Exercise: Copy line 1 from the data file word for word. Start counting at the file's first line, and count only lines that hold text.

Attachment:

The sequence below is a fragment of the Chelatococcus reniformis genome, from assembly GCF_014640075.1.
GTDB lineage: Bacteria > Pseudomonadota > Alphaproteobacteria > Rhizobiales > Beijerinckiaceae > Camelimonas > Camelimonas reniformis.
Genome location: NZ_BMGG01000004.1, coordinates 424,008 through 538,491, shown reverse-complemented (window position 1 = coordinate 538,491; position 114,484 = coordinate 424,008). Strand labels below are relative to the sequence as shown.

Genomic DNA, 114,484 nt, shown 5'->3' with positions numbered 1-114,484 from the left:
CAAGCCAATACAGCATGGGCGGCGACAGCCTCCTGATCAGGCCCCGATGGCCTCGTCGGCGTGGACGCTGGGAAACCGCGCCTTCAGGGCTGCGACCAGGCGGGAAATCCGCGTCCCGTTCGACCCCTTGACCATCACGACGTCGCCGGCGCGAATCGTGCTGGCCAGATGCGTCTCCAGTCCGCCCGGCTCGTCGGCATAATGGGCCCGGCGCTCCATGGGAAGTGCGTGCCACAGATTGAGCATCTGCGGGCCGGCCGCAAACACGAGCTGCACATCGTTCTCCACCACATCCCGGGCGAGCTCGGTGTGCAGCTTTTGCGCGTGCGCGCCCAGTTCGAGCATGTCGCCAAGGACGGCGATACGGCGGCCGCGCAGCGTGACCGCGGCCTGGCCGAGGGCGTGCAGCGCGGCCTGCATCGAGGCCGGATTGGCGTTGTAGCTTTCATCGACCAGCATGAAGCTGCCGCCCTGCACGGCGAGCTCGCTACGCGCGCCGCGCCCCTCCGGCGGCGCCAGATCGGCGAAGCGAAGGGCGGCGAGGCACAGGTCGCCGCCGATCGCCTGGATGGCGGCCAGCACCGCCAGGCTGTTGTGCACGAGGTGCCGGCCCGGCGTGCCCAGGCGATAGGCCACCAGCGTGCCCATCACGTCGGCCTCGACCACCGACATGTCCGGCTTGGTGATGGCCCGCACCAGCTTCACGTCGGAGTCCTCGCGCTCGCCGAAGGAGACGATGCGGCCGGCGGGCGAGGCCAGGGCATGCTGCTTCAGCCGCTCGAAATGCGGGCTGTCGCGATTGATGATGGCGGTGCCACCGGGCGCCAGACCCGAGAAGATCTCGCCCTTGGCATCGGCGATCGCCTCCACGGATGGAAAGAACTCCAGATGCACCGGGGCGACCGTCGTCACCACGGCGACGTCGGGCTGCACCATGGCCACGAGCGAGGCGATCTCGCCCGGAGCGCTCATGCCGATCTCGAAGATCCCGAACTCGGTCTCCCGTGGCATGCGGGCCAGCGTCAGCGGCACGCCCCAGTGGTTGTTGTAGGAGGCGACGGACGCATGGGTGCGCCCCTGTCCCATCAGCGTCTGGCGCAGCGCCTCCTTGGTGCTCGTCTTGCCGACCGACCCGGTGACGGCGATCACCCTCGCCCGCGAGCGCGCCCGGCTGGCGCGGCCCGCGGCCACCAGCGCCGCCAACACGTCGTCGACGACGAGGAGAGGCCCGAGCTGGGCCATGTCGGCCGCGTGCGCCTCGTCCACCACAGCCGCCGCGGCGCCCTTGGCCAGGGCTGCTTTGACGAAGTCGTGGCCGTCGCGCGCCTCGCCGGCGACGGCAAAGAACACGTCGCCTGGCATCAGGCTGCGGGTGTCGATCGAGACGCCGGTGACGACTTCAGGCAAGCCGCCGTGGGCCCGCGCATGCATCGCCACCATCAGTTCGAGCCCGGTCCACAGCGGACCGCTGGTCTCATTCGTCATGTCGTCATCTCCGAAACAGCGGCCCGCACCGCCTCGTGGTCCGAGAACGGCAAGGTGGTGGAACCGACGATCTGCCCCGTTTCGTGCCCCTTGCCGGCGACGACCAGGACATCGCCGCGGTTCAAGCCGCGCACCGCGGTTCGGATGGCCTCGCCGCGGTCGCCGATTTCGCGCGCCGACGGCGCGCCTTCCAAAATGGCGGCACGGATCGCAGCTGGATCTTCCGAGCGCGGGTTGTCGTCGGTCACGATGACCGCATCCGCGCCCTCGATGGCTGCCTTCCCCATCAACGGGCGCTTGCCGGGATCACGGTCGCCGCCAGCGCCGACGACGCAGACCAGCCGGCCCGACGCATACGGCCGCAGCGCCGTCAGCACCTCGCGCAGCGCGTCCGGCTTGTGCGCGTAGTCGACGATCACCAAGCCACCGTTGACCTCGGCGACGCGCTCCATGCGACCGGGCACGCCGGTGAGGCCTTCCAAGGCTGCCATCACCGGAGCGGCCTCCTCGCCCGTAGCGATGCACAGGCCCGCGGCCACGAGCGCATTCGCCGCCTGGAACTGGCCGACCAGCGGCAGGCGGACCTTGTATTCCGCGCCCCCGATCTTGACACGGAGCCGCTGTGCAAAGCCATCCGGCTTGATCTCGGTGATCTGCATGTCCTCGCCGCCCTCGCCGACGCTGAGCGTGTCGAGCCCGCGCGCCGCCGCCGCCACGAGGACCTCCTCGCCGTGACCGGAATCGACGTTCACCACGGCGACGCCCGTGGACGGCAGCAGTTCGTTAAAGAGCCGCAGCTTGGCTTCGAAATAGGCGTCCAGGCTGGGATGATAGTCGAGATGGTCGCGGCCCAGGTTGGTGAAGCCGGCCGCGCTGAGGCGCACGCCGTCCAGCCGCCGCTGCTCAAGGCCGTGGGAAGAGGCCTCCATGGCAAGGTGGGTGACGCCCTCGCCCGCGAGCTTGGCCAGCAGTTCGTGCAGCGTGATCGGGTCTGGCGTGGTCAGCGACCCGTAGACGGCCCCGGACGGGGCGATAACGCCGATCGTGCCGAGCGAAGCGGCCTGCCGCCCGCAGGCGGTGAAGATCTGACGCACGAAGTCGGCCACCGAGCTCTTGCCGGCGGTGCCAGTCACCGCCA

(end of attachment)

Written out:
The sequence below is a fragment of the Chelatococcus reniformis genome, from assembly GCF_014640075.1.